Progressive dysphagia was the most common presenting complaint. It is a late symptom and occurs when the tumor has involved more than 60% of the esophageal circumference. This is due to the lack of serosal covering on the oesophagus allowing for easy distention during swallowing until a very significant part of the oesophageal circumference is involved. Any recent history of dysphagia in an adult above the age of 40years should therefore prompt endoscopy and/or a barium swallow to rule out esophageal carcinoma and other differentials like strictures, esophagitis and achalasia. Even with the onset of dysphagia, most of the patients in this study spent months before presenting at the study center. All patients were first seen in a private or government hospital prior to referral to the study center. There was evidence of delay in presentation, with many patients patronizing traditional medical practitioners and prayer houses. Various factors may be responsible for this finding. These factors may have been patient, family, health facility, economic or government related.
Although some patients in this study had been diagnosed with Achalasia and reflux esophagitis previously, none of these patients were followed up, and presented late. For early diagnosis, it is very important to screen patients with high risk for the development of carcinoma of the oesophagus. This obviously will involve the use of oesophagoscopy and surveillance in patients presenting with complaints of chronic history of non-cardiac retrosternal pain or discomfort (heart burn) which is suggestive of reflux oesophagitis. Screening would allow early diagnosis of carcinoma of the oesophagus with higher probability of improved outcome and cure. Thus patients with Barrett’s oesophagus and dysplasia should be followed up with oesophagoscopic surveillance for early detection and diagnosis of carcinoma of the oesophagus.
It is expected that patients who present with progressive dysphagia be offered oesophagoscopy as soon as possible because of the benefit of rapid definitive diagnosis which would assist in early commencement of therapy.
Patients who have history of corrosive strictures and had only dilatation as treatment should also be placed under surveillance since carcinoma of the oesophagus may develop even after ten years following the incidence19-22. Although long term follow up is a major challenge in developing countries like Nigeria where most people are not covered by health insurance and patients make payment directly from their income at the point of service, it should be encouraged as it gives the chance of early detection of malignant transformation.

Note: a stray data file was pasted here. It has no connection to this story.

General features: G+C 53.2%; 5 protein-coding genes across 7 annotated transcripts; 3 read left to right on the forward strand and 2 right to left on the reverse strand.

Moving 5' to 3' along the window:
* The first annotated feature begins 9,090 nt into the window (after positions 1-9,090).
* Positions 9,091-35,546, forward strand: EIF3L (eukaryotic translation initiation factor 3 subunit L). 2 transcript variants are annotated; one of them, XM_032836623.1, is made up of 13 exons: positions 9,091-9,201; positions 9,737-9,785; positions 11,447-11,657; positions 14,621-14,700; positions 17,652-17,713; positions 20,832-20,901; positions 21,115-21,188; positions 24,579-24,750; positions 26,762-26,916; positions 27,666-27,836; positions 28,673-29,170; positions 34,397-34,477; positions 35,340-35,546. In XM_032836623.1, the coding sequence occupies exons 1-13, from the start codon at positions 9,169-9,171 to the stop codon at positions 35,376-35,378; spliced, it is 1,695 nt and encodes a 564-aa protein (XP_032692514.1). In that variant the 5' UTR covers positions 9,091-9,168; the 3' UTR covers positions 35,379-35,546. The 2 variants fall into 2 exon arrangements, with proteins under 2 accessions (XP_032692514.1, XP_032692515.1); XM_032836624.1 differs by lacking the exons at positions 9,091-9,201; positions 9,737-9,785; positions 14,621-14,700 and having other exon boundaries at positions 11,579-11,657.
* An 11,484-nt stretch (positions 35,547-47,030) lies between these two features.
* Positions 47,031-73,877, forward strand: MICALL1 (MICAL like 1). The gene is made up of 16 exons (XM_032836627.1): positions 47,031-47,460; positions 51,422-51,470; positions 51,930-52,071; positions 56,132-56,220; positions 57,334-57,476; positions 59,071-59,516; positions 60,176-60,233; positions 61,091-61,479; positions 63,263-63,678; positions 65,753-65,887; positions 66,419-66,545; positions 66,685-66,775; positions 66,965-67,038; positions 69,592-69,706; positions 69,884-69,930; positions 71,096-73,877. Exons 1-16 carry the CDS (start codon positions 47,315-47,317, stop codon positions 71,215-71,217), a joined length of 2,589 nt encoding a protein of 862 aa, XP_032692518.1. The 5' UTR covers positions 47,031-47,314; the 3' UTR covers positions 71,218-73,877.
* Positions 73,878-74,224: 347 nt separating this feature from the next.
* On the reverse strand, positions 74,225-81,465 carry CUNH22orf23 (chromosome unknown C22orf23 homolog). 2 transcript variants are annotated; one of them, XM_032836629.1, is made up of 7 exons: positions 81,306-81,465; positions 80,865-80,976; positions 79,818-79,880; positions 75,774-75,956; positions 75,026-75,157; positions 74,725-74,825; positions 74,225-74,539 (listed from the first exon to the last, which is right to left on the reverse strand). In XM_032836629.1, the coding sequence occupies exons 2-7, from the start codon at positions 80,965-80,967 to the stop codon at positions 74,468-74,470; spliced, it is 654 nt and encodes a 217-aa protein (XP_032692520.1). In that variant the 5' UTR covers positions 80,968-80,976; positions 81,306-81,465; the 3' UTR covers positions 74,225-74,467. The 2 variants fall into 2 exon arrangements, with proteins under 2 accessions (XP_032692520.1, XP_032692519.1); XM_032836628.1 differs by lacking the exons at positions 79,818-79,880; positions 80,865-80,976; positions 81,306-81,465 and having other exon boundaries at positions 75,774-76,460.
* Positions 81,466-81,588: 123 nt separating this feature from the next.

Also, middle aged and elderly patients who present with food and foreign body oesophageal impaction should have oesophagoscopy done since the impaction may be a red herring.23
Weight loss is usually due to inability to take adequate food as well as the presence of advanced malignancy in these patients. In many other reports, weight loss is either present in all the patients or it is the second commonest presenting symptom as found in this study,8,11. It is pertinent to note, that many patients in this series developed cachexia before presenting for treatment. Patients with adenocarcinoma presented with a significantly longer symptomatic history in this study. Those who had adenocarcinoma were more likely to have had symptoms for a longer duration prior to presentation. This finding was found to be statistically significant. This may be due to symptoms associated with the predisposing factors like reflux oesophagitis. This had deleterious effect both in the diagnosis and the treatment options available for the patients. It is not however surprising that most patients in this study (both adenocarcinoma and squamous cell carcinoma) had only palliation as the available option of treatment and fewer number were fit for any surgical palliation of their dysphagia. Clinical vigilance and prompt referrals are indeed imperative if the morbidity and or mortality must be improved.
Diagnostic oesophagoscopy was available in the outpatient service (within the endoscopy suite) and theatre at the study center, and was offered to all patients except the few who were too ill from inanition or respiratory infection. This invariably afforded histological confirmation even for the many inoperable cases. It would be imperative that awake oesophagoscopy be available in the Niger delta to allow prompt, universal diagnostic assessment of all cases of dysphagia. This would definitely improve the care of such patients. Most of the patients had squamous cell carcinoma and this is consistent with findings worldwide unlike that seen in some western countries like USA. Although males tended to present much later after the onset of the symptoms in this study, this however was found not to be significant statistically.
Late presentation with complaint of dysphagia is still the common mode of presentation of oesophageal cancer in our community. The patients with adenocarcinoma tend to present with a longer duration of presenting symptoms. Late presentation has deleterious effect on diagnosis and the available treatment options. High index of suspicion in cases of elderly patients with dysphagia may improve outcome. Screening for patients with predisposing factors like achalasia and reflux oesophagitis may help to identify early cases for curative surgery